Recently, a client came to the firm with a difficult problem. Her late husband had left her a life estate in the family home, meaning that she owned it for the rest of her life. After that, the deed provided that the home would pass to her children and step-children.
The client had no interest in living in the home after her husband’s passing, and needed cash to pay various family expenses. The children and step-children all agreed that she could sell the home and divide the proceeds among the client and the heirs. However after the client had accepted a buyer’s offer to purchase, her step-daughter changed her mind and refused to let the client sign the deed. With the planned closing date less than ten days away, the client came to us for help.
When we reviewed the title to the home, my colleague Danielle Justo noticed a somewhat unusual provision. The client and her late husband had reserved for themselves not only a life estate in the property, but also a “special power of appointment.” This meant that during their lives, either of them could modify the interest that would pass to the children and step-children by specifying a different interest, and/or a different heir. This is sometimes done for flexibility in estate planning and to potentially protect a property against certain kinds of liens.
In this situation, the special power of appointment meant that theoretically, the client could amend her estate plan to provide that her step-daughter receive no interest in the home upon the client’s death. She could show the prospective buyer that she had made that designation and represent that she would not undo it before her death. Then the buyer would purchase the client’s life estate, plus the remainder interests of the two cooperating daughters, and would be assured that the uncooperative step-daughter would not have a claim to the property.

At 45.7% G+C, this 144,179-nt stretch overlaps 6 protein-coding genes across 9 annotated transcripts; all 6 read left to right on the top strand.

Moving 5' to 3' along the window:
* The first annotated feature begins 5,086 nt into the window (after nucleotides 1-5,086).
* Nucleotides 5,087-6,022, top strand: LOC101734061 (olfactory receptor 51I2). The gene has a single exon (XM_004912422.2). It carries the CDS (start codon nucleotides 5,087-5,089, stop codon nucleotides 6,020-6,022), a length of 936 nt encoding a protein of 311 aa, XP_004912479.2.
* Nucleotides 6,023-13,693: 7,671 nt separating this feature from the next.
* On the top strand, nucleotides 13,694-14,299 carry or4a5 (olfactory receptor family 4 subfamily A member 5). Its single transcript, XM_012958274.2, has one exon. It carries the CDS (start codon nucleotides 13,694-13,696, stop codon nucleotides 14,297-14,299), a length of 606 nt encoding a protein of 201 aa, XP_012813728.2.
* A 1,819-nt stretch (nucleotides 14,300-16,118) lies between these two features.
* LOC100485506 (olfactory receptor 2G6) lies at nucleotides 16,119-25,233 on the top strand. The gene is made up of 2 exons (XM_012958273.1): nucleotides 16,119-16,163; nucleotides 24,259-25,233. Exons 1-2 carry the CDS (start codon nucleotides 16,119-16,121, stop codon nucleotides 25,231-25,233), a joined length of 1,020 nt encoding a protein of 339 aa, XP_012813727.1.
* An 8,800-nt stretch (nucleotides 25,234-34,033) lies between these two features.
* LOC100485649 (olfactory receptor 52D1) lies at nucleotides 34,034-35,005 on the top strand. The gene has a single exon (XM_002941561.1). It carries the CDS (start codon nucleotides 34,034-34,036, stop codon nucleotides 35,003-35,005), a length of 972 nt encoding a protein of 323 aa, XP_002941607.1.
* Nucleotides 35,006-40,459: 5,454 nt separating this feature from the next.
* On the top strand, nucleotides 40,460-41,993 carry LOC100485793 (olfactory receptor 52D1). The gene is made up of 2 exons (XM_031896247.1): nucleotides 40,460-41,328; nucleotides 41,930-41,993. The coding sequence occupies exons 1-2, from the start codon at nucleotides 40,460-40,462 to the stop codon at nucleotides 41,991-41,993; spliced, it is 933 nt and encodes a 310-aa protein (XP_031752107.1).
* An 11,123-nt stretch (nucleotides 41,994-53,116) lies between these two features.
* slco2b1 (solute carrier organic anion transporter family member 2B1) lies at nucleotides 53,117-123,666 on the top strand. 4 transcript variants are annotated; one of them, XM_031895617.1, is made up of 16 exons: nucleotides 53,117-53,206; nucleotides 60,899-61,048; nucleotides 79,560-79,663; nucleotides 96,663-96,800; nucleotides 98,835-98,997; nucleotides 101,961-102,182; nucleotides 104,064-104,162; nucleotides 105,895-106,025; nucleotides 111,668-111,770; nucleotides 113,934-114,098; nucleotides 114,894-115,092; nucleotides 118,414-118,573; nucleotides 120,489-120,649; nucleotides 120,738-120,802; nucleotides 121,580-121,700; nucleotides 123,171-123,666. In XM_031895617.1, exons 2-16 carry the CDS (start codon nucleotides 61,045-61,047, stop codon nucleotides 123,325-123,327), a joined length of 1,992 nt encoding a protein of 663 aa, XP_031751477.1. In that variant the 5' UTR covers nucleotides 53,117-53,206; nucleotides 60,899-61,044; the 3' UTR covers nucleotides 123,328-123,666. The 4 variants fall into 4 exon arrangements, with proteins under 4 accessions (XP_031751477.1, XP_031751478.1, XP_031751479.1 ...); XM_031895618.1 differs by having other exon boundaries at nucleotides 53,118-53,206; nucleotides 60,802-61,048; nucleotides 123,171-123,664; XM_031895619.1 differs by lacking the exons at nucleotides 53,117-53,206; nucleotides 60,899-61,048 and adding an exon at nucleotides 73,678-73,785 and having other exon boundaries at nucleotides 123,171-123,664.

I wrote a letter to the step-daughter’s attorney, pointing out this feature of the deed and explaining that the step-daughter had two choices. She could cooperate in the sale and receive her fair share of the property. Or she could be disinherited from any future interest in the home, and we would attempt to close the sale anyway. I also made clear that if the buyer could not get comfortable with the transaction, we would seek damages from the step-daughter for interfering with the sale.
Two days later, the step-daughter decided to cooperate in the sale, and the transaction soon closed without any further issues. My colleague’s estate planning expertise gave me the ammunition I needed to quickly resolve the dispute without resorting to litigation.
Disclaimer: This summary is provided for educational and information purposes only and is not legal advice. Any specific questions about these topics should be directed to Attorneys David Glod or Danielle Justo.
© 2022 by Rich May, P.C., David Glod. All rights reserved.